Henry Williams Challis Henry J. Hood.

The Conveyancing Acts, 1881 & 1882, and the Settled Land Act, 1882, with ... online

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the Master of the Rolls in Ireland, the Lord Chief Justice of
the Common Pleas, and the Lord Chief Baron, and four other
judges of the superior courts in Ireland to be from time to time
appointed for the purpose by the Lord Chancellor of Ireland in
writing, imder his hand, such appointment to continue for such
time as shall be specified therein, and such rules and orders may
from time to time be rescinded or altered by the like authorities
respectively, and all such rules and orders shall take effect as
general orders of the Court.

43. All general rules and orders made as aforesaid shall be ^^' **•
laid before each House of Parliament within forty days after ^J^ ^ be



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386



APPENDIX.



Sect 41

Conomreat
jorisdiotion of
the Court of
Ghanoeryof
the County
Palatme of
Lancaster.



Sect 45.

Application
^ r le



laid before the making thereof if Parliament is then sitting, or if not.
Parliament, -^ithin forty days after the oommenoement of the then next
ensuing session ; and if an address is presented to Her Majesty
by either House of Parliament within the next subsequent forty
days on which the said House shall have sat, praying that any
such rule or order may be annxdled, Her Majesty may there-
upon by Order in Council annul the same, and the rule or
order so annulled shall thenceforth become void and of no effect,
but without prejudice to the validity of any proceedings which
may in the meantime have been taken under the same.

44. The powers vested in the High Court of Justice bv this
Act may, so far as relates to estates within the County Palatine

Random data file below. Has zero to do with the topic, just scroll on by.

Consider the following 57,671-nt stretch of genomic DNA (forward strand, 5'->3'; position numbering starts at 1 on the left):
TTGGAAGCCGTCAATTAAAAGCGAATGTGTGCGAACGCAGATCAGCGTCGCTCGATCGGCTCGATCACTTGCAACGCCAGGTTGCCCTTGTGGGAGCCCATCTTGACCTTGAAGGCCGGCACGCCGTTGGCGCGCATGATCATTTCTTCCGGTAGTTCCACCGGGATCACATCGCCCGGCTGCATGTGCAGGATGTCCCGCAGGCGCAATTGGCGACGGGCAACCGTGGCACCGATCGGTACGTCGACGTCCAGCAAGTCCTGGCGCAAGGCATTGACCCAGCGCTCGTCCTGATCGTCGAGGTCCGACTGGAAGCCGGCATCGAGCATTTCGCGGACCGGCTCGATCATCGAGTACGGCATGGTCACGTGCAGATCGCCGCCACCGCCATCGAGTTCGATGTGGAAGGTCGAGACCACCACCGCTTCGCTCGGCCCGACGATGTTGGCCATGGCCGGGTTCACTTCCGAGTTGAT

of Lancaster, be exercised also by the Court of Chancei^ of the
said County Palatine ; and general rules and orders of Court for
the purposes aforesaid, so far as relates to proceedinfi^s in the
said Court of the said County Palatine, shidl be made by the
Chancellor of the Duchy and County Palatine of Lancaster,
with the advice and consent of any one or more of the persons
authorised under this Act to concur in the making of general
rules and orders relating to proceedings in England, and also
with the advice and consent of the Yice-Chancefior of the said
County Palatine.

45. It shall and may be lawful for any person who under
the provisions of this Act may make an application to the Court
of Chancery in Lreland for the lease or sale of a settled estate,
instead of making such application to the said Court of Chan-
cery in Lreland to apply to the Landed Estates Court, Lreland,
for the purpose of having the lease or sale of such settled estate
under the said last-mentioned Court ; and thereupon it shall be
lawful for the said Landed Estates Court, Ireland, to exercise
all the powers conferred upon the Court of Chancery in Ireland
in relation to leases or sales of such nature under the provisions
of this Act, save that the judge in the case of a sale shall him-
self execute the conveyance to the purchaser under such sale,
and save that such conveyance shall have the like operation and
effect, and confer such indefeasible title to the purchaser as if
such sale had been made and such conveyance had been executed
upon an application for the sale of an incumbered estate under
the Act of the twenty-first and twenty-second years of Her
Majesty, chapter seventy-two : Provided always, that the
Landed Estates Court, Ireland, shall make such investigation
of the title and circumstances of the said estates as shall
appear expedient, and also in cases of sales as in other eases
preliminaiy to sales conducted in the said Landed Estates
Court, Ireland: Provided also, that eveiy decision and order
in the course of such proceedings shall be subject to appeal
to the Court of Appeal in Chancery as in other cases under the
said Act.

Sect 46. 40^ It gtaii \yQ lawful for any person entitled to the posses-
Tena^for ^qj^ q^ Jq t^^ receipt of the rents and profits of any settled



for lease or
sale in Ireland
may be made
to Landed
Estates Ck>Qrt.



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THE SETTLED ESTATES ACT, 1877. 387

estates for an estate for any life, or for a term of years firrant leases
determinable with any life or lives, or for any greater estate, ^^^ ^i years.
either in his own right or in right of his wife, unless the settle-
ment shall contain an express declaration that it shall not be
lawful for such person to make such demise ; and also for any
person entitled to the possession or to the receipt of the rents
and profits of any unsettled estates as tenant by the courtesy,
or in dower, or in riffht of a wife who is seised in fee, without
any application to the Court, to demise the same or any part
thereof, except the principal mansion house and the demesnes
thereof, and other lands usually occupied therewith, from time